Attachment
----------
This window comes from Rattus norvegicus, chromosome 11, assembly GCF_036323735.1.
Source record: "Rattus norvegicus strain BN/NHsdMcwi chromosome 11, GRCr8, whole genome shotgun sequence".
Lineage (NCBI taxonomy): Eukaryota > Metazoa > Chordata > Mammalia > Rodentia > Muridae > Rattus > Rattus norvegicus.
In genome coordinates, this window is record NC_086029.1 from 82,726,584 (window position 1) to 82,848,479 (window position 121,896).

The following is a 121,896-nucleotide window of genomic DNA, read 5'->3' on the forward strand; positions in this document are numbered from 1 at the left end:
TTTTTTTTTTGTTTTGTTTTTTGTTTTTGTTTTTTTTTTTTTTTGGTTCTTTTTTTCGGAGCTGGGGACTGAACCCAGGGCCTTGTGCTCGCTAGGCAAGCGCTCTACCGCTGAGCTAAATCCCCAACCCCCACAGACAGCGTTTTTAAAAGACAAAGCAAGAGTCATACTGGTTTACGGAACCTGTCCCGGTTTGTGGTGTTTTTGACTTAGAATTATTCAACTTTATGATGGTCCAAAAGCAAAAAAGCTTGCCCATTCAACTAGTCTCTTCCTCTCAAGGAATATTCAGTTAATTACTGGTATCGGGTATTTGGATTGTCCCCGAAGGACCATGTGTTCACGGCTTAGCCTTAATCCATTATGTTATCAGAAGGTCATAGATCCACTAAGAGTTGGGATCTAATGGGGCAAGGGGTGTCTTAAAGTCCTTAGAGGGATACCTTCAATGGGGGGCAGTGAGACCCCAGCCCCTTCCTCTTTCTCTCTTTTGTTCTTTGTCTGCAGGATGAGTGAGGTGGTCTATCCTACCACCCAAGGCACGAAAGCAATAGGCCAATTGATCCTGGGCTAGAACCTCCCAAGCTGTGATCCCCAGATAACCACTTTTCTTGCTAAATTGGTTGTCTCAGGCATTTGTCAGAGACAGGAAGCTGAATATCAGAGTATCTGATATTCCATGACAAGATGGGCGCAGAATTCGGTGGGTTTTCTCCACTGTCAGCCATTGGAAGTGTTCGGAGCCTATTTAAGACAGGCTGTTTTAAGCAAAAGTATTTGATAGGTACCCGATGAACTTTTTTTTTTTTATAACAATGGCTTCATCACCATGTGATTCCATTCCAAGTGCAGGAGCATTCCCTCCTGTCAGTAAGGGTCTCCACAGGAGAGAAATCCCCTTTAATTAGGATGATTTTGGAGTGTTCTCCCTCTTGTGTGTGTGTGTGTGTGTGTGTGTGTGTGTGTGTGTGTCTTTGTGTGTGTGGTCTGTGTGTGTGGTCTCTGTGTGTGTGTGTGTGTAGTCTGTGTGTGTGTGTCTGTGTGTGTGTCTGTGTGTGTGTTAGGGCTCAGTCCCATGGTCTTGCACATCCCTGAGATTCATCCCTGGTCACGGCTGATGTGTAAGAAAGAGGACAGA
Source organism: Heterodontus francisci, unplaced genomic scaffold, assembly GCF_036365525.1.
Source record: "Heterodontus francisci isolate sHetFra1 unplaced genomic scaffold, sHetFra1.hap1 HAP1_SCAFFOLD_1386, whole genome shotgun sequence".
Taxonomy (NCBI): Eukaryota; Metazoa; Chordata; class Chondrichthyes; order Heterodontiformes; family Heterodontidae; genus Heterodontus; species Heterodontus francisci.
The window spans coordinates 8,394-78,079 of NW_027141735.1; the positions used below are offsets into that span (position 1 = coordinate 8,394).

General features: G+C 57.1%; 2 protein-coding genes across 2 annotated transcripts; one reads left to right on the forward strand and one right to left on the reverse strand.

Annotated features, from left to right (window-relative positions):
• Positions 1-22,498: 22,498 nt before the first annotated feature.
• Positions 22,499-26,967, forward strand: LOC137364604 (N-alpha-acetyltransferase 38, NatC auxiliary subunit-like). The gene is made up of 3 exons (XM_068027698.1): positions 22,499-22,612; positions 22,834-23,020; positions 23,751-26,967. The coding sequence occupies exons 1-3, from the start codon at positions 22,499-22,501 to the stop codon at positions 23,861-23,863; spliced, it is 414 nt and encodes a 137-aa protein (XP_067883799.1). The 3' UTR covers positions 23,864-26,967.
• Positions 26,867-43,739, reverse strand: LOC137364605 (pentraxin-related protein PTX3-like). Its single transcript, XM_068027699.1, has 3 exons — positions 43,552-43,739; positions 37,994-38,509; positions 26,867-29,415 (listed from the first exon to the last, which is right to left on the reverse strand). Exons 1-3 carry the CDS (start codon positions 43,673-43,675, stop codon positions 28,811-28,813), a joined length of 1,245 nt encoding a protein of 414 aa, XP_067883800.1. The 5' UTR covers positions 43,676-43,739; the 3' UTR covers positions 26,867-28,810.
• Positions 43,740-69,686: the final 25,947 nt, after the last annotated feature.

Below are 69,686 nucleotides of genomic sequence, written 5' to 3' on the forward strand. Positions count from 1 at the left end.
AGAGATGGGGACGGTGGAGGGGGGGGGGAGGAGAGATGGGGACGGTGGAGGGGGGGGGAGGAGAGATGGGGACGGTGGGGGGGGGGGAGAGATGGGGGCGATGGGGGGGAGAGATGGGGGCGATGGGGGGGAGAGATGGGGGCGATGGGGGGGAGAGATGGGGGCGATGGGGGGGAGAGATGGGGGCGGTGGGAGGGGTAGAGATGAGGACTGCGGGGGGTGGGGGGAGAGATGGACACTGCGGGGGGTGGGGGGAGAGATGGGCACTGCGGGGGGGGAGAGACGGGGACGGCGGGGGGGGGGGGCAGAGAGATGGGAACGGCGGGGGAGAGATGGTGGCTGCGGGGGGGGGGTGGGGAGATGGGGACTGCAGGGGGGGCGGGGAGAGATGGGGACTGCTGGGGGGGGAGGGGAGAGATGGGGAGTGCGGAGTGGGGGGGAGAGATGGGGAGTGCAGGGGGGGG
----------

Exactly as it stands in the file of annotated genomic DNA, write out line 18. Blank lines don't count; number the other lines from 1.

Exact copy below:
AGAGATGGGGACGGTGGAGGGGGGGGGGAGGAGAGATGGGGACGGTGGAGGGGGGGGGAGGAGAGATGGGGACGGTGGGGGGGGGGGAGAGATGGGGGCGATGGGGGGGAGAGATGGGGGCGATGGGGGGGAGAGATGGGGGCGATGGGGGGGAGAGATGGGGGCGATGGGGGGGAGAGATGGGGGCGGTGGGAGGGGTAGAGATGAGGACTGCGGGGGGTGGGGGGAGAGATGGACACTGCGGGGGGTGGGGGGAGAGATGGGCACTGCGGGGGGGGAGAGACGGGGACGGCGGGGGGGGGGGGCAGAGAGATGGGAACGGCGGGGGAGAGATGGTGGCTGCGGGGGGGGGGTGGGGAGATGGGGACTGCAGGGGGGGCGGGGAGAGATGGGGACTGCTGGGGGGGGAGGGGAGAGATGGGGAGTGCGGAGTGGGGGGGAGAGATGGGGAGTGCAGGGGGGGG